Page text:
The U.S. House approved Savanna’s Act Monday, Sept. 21, with a voice vote, meaning the bill is headed to the president’s desk, Sen. John Hoeven, R-N.D., said in a statement. If signed, the Department of Justice will be required to develop protocols to address the issue of missing and murdered Native Americans.
That includes providing training to law enforcement on how to record tribal enrollment for victims in federal databases, implementing strategies to educate the public on the National Missing and Unidentified Persons System, consulting tribes on work regarding missing and murdered Native Americans, developing guidelines for cases and reporting statistics.
“Savanna’s Act addresses a tragic issue in Indian Country and helps establish better law enforcement practices to track, solve and prevent these crimes against Native Americans,” Hoeven said in his statement.
Former Sen. Heidi Heitkamp, D-N.D., introduced Savanna’s Act in the Senate in October 2017, less than two months after the 22-year-old LaFontaine-Greywind went missing. Her body was found Aug. 27, 2017, in the Red River just north of Fargo.
Prosecutors said Brooke Crews, who is serving a life sentence in prison for her part in the death of the enrolled member of the Spirit Lake Nation, cut LaFontaine-Greywind’s child from her stomach. Crews’ ex-boyfriend, William Hoehn, also is serving a 20-year prison sentence in connection to the kidnapping of the baby, Haisley Jo, who survived.
After unanimously passing in the Senate, Heitkamp’s bill died in the House when former Republican Rep. Bob Goodlatte of Virginia blocked it. The Democrat accused Goodlatte, the then-head of the House Judiciary Committee, of playing “petty partisan games.”
Heitkamp lost her reelection bid to Republican Kevin Cramer in 2018, but Sen. Lisa Murkowski, a Republican from Alaska who co-sponsored the bill, reintroduced it in January 2019.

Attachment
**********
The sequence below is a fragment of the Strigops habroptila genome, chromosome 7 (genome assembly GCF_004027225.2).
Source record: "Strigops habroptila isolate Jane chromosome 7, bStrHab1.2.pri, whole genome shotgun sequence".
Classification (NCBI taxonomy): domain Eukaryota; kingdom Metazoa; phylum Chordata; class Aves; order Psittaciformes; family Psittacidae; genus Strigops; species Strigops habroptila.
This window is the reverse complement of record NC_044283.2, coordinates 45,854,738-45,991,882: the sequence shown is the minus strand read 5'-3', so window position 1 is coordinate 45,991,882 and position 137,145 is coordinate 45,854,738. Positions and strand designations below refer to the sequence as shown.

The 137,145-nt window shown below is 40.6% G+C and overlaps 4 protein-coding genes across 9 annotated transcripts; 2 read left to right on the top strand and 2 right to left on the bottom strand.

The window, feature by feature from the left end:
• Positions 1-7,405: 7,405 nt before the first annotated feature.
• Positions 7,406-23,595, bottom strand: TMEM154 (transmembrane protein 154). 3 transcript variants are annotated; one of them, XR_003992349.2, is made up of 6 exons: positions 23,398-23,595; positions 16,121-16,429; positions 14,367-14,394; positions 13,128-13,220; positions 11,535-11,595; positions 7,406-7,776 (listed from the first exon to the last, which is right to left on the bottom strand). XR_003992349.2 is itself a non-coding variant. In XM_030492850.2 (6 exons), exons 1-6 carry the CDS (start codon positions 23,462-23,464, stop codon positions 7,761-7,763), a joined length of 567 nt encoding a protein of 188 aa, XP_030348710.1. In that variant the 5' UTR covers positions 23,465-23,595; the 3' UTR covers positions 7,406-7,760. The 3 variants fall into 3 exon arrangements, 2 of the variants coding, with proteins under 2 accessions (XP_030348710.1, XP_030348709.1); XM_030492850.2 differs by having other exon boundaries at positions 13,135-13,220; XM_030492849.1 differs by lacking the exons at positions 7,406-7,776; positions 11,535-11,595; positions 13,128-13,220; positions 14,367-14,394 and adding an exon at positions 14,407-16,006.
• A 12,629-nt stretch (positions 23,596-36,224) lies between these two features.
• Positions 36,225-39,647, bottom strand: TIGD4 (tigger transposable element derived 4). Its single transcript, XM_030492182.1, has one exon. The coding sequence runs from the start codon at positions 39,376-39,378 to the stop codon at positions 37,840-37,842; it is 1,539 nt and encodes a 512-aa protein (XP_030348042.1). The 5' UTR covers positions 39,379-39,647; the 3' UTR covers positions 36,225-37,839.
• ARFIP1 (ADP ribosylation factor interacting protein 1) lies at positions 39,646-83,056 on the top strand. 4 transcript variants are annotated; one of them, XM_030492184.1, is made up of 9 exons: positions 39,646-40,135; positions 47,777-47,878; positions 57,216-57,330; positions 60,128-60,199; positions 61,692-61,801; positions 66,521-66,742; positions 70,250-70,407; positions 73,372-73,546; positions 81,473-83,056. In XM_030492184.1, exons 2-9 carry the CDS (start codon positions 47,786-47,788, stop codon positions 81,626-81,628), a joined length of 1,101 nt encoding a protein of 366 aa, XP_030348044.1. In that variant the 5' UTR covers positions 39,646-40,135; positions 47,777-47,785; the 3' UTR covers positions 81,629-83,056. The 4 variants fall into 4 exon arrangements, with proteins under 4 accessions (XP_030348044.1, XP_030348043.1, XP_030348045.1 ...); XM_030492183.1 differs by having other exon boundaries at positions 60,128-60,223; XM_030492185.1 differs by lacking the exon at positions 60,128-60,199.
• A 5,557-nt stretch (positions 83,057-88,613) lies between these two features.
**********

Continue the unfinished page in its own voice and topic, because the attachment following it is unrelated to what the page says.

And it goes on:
Backed by Hoeven and Cramer, Savanna’s Act passed with unanimous consent in the Senate on March 11.
In speaking on the bill, U.S. Rep. Kelly Armstrong, R-N.D., said Monday on the House floor that LaFontaine-Greywind's story exposed that data on missing and murdered Native American women is scattered across government databases "if it even exists at all."
Armstrong said LaFontaine-Greywind's story is not unique. Olivia Lone Bear went missing in October 2017 and was found almost a year later submerged in a truck in Lake Sakakawea. The FBI is investigating the 32-year-old Native American's death, as foul play has not been ruled out.
"Savanna's Act will begin to help address this crisis of missing and murdered Indigenous people," Armstrong said, noting Native American and Alaskan Native women face a murder rate 10 times higher than the national average. "Because of outdated databases and lack of coordination between law enforcement agencies, there's no reliable way of knowing how many Indigenous women actually do go missing each year."
Trump has not publicly committed to signing the bill, but he has supported other legislation and executive orders regarding Native Americans. That includes ordering the establishment of a missing and murdered Native Americans task force last year.
Hoeven's office said it has urged Trump to support Savanna's Act. He expects the president to sign it into law, his office said.
Readers can reach reporter April Baumgarten at 701-241-5417 or follow her on Twitter @aprilbaumsaway.
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